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What Sizes Do Wood-Burning Stoves Come In?

What Sizes Do Wood-Burning Stoves Come In?

The size of a wood-burning stove is usually given by its heat output in kilowatts (kW). The figure you’ll see displayed prominently in relation to a stove is the maximum heat output of which it’s capable. These figures are dependent on operating the stove at full capacity and efficiency. They are neither 100% accurate, nor uniform between different manufacturers, but they do provide a helpful guide when comparing different stoves.


Most wood-burning stoves manufacturers tend to start their range with a 4kW to 5kW entry model. These small stoves are mainly intended for use in cabins, boats and compact rooms.


Mazona Warwick 4kW Ecodesign Multifuel Stove



Mazona Rye 5kW Ecodesign Multifuel Stove


The next group of stoves tend to be between 6kW and 10kW in size and are usually suitable for average sized rooms.


Arada Hoxton 7kW Ecodesign Woodburning Stove

Mazona Ripley 8kW Ecodesign Multifuel Stove  


Anything above 10kW and you’re looking at a sizeable wood-burning stove capable of heating a large space.


Arada Farringdon 12kW Ecodesign Multifuel Stove  


What factors should affect the size of wood-burning stove you buy?

The ultimate defining factor when deciding what size of wood-burning stove to buy is the size of space that you need to heat. The size of heat output you choose should correspond to the size of room in which the stove will be installed.

Tools like our heat output calculator can help to guide you towards the approximate size of stove that should be suitable for your home. Obviously, the larger the space you need to heat the larger the stove you’ll need to do the job.


Other factors to take into consideration include:

  • How well-insulated is your home?

If you know your home has poor insulation or is prone to draughts, you might err on the side of caution and buy a slightly larger stove than is recommended for your room size.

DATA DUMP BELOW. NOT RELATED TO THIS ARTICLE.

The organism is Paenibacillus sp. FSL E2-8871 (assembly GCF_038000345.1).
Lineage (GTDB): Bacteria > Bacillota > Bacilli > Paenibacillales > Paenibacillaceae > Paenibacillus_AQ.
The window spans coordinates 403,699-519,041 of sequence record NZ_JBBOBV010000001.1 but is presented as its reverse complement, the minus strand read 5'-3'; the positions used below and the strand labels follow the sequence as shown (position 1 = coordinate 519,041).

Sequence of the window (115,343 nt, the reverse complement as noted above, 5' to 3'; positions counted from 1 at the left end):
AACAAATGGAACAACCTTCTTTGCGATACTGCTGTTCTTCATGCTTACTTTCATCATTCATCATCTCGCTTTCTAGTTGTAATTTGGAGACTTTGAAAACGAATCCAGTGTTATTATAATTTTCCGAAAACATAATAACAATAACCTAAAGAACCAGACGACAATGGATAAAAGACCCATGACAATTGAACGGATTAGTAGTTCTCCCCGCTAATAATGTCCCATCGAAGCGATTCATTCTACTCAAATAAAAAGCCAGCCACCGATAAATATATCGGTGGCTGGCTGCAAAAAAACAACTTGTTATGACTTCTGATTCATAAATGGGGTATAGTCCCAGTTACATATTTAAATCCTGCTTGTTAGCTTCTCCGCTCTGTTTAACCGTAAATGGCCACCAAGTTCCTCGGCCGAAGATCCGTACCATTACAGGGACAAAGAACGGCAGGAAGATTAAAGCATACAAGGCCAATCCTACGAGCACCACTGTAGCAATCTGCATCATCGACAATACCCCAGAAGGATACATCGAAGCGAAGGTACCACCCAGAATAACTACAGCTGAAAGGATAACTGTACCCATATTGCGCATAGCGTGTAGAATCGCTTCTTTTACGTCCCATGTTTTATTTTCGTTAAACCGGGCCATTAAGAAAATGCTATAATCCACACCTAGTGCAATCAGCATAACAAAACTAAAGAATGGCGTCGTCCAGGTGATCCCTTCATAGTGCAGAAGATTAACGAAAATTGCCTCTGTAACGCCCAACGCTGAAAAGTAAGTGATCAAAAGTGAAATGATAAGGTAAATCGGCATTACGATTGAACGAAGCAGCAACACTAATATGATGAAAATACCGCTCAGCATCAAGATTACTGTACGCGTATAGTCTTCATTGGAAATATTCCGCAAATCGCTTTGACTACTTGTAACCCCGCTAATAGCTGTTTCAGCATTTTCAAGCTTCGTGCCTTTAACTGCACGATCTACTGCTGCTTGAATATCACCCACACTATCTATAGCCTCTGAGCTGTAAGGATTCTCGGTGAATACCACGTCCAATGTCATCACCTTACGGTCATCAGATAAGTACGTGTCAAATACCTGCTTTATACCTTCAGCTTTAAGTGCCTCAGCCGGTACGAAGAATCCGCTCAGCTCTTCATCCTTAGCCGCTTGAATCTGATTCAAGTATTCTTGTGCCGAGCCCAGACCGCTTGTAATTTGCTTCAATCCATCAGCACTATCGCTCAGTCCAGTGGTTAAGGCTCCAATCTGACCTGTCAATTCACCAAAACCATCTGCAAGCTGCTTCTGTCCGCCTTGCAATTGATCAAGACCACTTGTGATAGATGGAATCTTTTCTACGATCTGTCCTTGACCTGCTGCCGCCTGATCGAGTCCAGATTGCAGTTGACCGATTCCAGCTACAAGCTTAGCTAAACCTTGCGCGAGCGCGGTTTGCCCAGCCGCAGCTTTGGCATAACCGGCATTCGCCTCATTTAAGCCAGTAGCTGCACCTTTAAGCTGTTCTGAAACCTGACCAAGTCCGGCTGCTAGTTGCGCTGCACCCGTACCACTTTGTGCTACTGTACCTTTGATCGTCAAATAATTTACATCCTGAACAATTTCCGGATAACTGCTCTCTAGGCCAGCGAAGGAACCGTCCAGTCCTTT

• What is your budget?

A nice looking stove is pointless if it isn’t also big enough to heat your room. If your budget isn’t going to stretch to the size and design you want, it’s better to scrimp on the design and ensure that the stove serves its primary purpose of keeping you warm.

  • Do you want to create more heat than you really need?

Some people prefer to buy a bigger stove than they need and run it at less than full capacity most of the time. That gives the option of having a larger fire if you’d like to spread the heat into adjacent rooms. Operating stoves in this way does not give you the best efficiency levels, but it does provide a bit more flexibility. However, it also creates the risk of overheating your room, particularly if you’re new to wood-burning stoves.

  • Is it a boiler stove?

If you’re buying a boiler stove, which will also heat your water and radiators, you’ll need to factor in that a considerable amount of the heat output will be used on heating the boiler. It’s important to buy a larger stove than you would need to heat the room alone to counter this.

  • What other forms of heating will you be using?

The workload of your stove will vary considerably depending on whether you’re planning on using it in conjunction with another form of heating or if it will be the main source of warmth in your home.


If you haven’t already, try out our heat calculator now to get some guidance on the stove size you’ll need.

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